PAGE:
By Dave Wischnowsky–

For Cubs fans, there’s only one thing bleaker than the 2010 regular season.

And that’s the 2010 offseason.

So far, at least.

First, the organization runs off club icon Ryne Sandberg and hires a manager in Mike Quade who may engender support among his players, but hardly generates excitement among a fan base most recently (not) seen avoiding Wrigley Field in droves last September.

Then, Ron Santo – the unofficial face and the undisputed soul of Cubs Nation – passes away, leaving the franchise with a gaping void both in its broadcast booth and its collective identity.

Now, with the Winter Meetings underway, the Cubs’ big offseason plans appear to pretty much include pinching pennies, actively not trying to sign White Sox free agent first baseman Paul Konerko and probably preparing a press release spinning the returns of Koyie Hill and Jeff Baker as a big deal.

Heck, with Derrek Lee, Ryan Theriot and Ryne Sandberg all out the franchise door during the past few months, even

the Cubs’ female fans have lost their favorite organizational eye candy.

So …

Have you ordered those Cubs Convention tickets yet?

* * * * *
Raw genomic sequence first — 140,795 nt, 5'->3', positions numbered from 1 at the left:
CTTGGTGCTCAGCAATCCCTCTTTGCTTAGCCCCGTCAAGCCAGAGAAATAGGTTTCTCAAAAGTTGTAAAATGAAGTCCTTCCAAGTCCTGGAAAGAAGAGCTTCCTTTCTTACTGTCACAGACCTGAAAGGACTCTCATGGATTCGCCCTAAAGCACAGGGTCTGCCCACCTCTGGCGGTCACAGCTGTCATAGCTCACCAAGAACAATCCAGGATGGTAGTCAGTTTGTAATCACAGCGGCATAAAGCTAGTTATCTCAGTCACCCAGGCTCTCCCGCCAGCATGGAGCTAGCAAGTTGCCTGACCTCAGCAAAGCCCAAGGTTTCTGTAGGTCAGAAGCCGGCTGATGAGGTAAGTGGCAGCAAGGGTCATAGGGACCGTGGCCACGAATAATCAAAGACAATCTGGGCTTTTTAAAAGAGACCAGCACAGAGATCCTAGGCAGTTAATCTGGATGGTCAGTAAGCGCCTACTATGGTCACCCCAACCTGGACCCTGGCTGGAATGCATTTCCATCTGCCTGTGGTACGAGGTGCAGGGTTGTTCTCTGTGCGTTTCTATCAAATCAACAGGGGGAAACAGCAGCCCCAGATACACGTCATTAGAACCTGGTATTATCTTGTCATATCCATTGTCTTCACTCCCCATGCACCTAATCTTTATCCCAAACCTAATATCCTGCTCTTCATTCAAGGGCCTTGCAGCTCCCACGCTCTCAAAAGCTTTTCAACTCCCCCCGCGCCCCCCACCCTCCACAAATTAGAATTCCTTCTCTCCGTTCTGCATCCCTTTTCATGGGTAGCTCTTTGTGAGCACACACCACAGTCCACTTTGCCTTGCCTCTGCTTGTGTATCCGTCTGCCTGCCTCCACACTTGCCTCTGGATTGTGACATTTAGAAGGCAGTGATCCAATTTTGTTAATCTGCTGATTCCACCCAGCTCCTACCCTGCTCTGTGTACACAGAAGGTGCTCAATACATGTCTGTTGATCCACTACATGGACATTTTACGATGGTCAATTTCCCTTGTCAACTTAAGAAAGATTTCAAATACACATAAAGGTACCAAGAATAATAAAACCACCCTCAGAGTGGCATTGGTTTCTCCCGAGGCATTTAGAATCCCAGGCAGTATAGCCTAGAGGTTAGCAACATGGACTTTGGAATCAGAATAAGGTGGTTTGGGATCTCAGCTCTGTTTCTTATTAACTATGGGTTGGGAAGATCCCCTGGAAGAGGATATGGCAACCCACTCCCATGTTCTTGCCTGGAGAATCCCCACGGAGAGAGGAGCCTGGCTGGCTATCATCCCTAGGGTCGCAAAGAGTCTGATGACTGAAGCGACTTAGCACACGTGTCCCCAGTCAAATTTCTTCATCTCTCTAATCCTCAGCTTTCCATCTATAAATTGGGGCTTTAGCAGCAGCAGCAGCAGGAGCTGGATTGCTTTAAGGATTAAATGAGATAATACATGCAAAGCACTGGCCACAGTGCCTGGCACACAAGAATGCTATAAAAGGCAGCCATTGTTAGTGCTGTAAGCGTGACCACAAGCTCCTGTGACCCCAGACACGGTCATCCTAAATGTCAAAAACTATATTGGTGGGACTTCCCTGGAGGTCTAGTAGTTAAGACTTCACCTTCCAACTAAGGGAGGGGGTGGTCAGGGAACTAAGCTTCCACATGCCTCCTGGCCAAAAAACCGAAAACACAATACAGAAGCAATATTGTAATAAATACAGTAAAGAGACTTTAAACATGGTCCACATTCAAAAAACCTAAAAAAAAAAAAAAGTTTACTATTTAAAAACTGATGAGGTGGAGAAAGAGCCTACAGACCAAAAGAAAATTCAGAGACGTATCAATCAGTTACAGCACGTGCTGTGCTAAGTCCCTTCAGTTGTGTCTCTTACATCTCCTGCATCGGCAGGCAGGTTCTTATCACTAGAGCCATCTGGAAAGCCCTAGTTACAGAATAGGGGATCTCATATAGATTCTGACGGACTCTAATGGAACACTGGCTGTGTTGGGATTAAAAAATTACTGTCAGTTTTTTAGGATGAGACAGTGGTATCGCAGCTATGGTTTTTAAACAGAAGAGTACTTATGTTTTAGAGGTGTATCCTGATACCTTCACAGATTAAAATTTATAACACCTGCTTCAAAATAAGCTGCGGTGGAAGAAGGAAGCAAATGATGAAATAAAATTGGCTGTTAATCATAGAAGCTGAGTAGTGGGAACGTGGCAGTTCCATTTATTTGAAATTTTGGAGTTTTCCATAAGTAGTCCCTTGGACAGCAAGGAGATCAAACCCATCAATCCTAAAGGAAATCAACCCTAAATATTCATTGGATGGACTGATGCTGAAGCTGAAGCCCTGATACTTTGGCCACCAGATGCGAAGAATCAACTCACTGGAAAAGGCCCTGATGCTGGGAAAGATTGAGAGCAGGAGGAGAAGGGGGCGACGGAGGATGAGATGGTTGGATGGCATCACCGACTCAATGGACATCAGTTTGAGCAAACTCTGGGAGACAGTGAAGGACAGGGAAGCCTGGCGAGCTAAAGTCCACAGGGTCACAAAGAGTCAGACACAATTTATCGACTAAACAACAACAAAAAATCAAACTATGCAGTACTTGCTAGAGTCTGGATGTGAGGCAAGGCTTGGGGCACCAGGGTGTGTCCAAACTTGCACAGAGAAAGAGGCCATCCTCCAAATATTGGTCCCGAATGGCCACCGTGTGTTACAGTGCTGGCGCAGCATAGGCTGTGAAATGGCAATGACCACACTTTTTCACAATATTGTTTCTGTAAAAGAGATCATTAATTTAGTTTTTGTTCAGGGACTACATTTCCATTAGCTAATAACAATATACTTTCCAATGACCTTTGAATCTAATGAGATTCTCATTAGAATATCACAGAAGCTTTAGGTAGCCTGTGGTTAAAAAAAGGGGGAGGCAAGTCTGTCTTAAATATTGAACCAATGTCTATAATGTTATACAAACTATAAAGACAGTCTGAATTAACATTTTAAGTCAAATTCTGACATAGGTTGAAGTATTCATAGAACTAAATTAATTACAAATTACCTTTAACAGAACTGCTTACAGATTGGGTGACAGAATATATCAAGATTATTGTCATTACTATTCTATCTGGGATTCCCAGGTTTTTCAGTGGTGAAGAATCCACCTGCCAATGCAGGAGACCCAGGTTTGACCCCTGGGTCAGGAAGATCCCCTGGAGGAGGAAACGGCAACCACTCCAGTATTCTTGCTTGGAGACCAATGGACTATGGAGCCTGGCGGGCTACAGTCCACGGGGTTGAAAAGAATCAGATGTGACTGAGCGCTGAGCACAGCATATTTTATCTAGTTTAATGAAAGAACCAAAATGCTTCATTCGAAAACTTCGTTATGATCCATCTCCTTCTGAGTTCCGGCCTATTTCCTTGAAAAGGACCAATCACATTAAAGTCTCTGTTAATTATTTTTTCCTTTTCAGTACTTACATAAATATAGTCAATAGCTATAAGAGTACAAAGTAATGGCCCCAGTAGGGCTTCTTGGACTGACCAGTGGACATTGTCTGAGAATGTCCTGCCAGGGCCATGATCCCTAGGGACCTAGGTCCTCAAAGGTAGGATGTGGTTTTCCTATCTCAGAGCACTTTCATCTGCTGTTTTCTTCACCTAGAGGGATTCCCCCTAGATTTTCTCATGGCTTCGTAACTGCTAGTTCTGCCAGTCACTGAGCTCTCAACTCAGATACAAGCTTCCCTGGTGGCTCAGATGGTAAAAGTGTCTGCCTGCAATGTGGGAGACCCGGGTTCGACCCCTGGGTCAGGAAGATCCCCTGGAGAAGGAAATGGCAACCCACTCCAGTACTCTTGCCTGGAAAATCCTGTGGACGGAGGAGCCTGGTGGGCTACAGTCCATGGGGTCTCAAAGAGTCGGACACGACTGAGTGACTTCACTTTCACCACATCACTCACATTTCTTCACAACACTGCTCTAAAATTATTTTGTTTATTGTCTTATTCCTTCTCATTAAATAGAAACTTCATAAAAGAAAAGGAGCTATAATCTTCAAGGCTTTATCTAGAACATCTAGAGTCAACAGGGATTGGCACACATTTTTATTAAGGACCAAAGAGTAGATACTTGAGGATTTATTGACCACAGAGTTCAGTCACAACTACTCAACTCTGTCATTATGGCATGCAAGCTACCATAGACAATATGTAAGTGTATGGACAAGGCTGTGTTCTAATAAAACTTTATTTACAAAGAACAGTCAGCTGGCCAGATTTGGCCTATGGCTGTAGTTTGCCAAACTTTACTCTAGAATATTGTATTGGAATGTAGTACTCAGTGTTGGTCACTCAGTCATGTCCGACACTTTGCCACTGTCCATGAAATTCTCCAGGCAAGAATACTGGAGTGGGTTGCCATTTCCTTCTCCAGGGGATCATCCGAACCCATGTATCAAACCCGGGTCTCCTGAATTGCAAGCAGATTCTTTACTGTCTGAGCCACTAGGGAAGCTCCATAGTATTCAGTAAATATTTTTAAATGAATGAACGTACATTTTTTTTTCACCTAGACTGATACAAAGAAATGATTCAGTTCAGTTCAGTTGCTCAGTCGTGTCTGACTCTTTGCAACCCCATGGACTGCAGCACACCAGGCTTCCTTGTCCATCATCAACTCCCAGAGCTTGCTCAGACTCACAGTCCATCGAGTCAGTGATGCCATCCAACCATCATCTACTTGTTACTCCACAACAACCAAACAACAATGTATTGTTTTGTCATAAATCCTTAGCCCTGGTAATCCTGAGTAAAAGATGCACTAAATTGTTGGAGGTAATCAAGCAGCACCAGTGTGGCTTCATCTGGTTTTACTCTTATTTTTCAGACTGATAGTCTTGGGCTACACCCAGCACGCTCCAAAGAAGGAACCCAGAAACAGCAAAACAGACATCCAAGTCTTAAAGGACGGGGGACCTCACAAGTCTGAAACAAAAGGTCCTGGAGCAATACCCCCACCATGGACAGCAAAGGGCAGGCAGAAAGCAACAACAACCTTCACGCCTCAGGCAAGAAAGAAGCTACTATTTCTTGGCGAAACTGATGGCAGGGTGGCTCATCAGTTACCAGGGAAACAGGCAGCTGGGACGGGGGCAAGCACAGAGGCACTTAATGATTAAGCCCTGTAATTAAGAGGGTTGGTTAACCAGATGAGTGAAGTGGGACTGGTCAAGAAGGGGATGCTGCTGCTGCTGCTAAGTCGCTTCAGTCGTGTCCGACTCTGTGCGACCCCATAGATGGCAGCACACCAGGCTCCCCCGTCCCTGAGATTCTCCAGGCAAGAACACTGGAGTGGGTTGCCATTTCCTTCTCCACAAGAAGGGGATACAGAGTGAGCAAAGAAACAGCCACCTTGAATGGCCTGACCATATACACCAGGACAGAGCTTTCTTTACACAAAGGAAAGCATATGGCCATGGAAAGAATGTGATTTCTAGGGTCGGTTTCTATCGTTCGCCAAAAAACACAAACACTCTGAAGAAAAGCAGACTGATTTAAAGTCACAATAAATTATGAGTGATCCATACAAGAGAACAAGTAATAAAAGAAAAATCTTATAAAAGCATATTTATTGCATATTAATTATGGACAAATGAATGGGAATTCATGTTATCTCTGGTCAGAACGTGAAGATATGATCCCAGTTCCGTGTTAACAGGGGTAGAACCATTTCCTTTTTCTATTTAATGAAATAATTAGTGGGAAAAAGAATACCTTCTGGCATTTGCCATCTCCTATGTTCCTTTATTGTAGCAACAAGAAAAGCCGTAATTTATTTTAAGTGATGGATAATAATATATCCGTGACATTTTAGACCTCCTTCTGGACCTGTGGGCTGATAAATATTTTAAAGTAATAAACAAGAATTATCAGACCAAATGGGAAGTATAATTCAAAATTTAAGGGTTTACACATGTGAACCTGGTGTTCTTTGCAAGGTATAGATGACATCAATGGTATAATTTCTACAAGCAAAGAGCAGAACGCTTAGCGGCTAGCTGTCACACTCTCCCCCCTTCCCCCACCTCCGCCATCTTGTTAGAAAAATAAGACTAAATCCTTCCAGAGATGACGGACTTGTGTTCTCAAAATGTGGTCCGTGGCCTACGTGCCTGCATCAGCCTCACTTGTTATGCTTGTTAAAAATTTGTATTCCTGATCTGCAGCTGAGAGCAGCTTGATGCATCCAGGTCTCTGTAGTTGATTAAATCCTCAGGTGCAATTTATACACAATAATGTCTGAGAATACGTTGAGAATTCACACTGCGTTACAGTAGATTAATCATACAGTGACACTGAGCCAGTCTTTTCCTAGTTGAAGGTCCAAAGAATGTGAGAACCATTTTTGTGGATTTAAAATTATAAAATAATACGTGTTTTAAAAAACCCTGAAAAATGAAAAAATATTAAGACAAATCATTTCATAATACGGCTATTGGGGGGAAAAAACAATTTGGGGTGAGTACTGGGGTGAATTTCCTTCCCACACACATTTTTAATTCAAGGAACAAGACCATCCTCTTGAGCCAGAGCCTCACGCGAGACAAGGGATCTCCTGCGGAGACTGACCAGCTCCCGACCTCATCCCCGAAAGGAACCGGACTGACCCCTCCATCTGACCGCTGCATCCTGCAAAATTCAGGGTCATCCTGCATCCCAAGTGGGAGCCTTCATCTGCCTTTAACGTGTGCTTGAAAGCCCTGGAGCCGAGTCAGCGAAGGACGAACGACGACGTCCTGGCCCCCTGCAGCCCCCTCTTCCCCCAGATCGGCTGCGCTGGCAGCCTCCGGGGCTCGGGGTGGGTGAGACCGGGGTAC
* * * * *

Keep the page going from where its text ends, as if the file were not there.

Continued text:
Look, here’s the deal. With the White Sox spending cash like a Stimulus Act and boasting the only boisterous manager still in town, the South Siders are poised for the first time since 2006 to potentially sway the city’s summertime attention in their direction.

Meanwhile, by preparing to field what will essentially be a faceless franchise without any clear compelling storylines or personalities in 2011, Tom Ricketts and the Cubs are playing with fire.

And that’s why they could use some Grace under it.

Mark Grace, to be specific.

This week, Chicago – as it should be – is still focused on remembering Ron Santo and is set to celebrate the life of the future Hall of Famer (he’ll get in) on Thursday evening during a public visitation at Holy Name Cathedral.

But, at the same time, in the back of all Cubs fans’ minds – and on the tip of their tongues – is the question of who will succeed Santo alongside play-by-play man Pat Hughes in the team’s radio broadcast booth next season.

The official candidates for the job remain to be seen, but whatever names do arise, my pitch is for the guy who saw plenty of them while swinging a sweet bat and playing first base for the Cubs for 13 seasons.

In my opinion, Mark Grace – who has spent the past seven years working as the Arizona Diamondbacks color analyst on Fox Sports Arizona – is the one man that could prove to be a clear-cut and worthy successor to Ron Santo.

He has the iconic Cubs chops. He has the popularity. And he has the magnetic, folksy persona to energize the fan base.
Quite simply, just seeing “Gracie” return to Chicago after a decade in the desert and hearing him broadcast games at Wrigley Field next season would be truly interesting.

Which is a lot more than the Cubs can say about the rest of the team right now.